There is a blast of nostalgia that accompanies the Tour each year. I spend three weeks humming the theme tune to the old Channel 4 coverage, and I know I’m not alone.


I remember it as a perfect 30 minutes. Except that, with breaks and titles, it was more like 22 minutes. With Gary Imlach’s (admittedly excellent) jokes, maybe 18. Throw in the obligatory introductions to the overall standings, the shot of the race rolling away from the start, and a feature on some curiosity (invariably the Tour’s barber), we probably had about 12 minutes of actual bicycle racing. And when it was all we had, we were happy.



There was no danger whatsoever of anyone spoiling things by telling you the result. Unbelievable though it will seem to a younger generation, even if you had wanted to find out who’d won before the programme aired, you’d have needed a ham radio set and a huge antenna pointed at France.

Satellite TV changed all that.



When I used to meet up with the local chain-gang of a July evening, each new arrival would coast to a halt amid cries of, “Don’t tell us what happened; we’re recording it!”



The main danger was my friend Bernard, who had covertly connected a TV in his office to a satellite receiver that his employers thought was long-broken. He was fired when he was discovered listening, transfixed, to one of peerless commentator David Duffield’s long, long digressions into the history of one of France’s regional cheeses.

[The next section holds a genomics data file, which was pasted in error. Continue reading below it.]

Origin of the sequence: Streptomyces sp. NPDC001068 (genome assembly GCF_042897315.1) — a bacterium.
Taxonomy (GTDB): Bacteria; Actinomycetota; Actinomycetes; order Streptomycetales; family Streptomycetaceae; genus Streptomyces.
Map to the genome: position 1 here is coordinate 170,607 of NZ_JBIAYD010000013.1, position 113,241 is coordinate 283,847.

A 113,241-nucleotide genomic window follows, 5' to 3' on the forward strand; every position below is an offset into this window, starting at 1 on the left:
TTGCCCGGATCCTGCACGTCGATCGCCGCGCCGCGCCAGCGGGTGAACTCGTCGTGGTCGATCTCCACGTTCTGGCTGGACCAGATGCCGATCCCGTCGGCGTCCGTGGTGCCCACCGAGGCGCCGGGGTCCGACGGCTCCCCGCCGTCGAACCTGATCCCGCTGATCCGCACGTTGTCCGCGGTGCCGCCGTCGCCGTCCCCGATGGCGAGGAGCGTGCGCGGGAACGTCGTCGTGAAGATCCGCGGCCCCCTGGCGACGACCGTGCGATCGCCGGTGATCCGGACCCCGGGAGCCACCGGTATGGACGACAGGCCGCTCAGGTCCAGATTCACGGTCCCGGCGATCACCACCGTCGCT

“I don’t really mind you wasting the company’s time,” said his boss, “but I mind when you’re wasting yours too.” Bernard was distraught. “What am I going to do?” he wailed when he arrived at the chain-gang.



Blaming the Beeb

“What you always do, I guess: change your name and put some more lies on your CV,” I said. “Don’t be a simpleton,” he said. “I mean, where am I going to watch the Tour?” In the modern era, the mass of media means that anyone attempting to avoid the result till they can get home and watch a recording is in for a serious battle.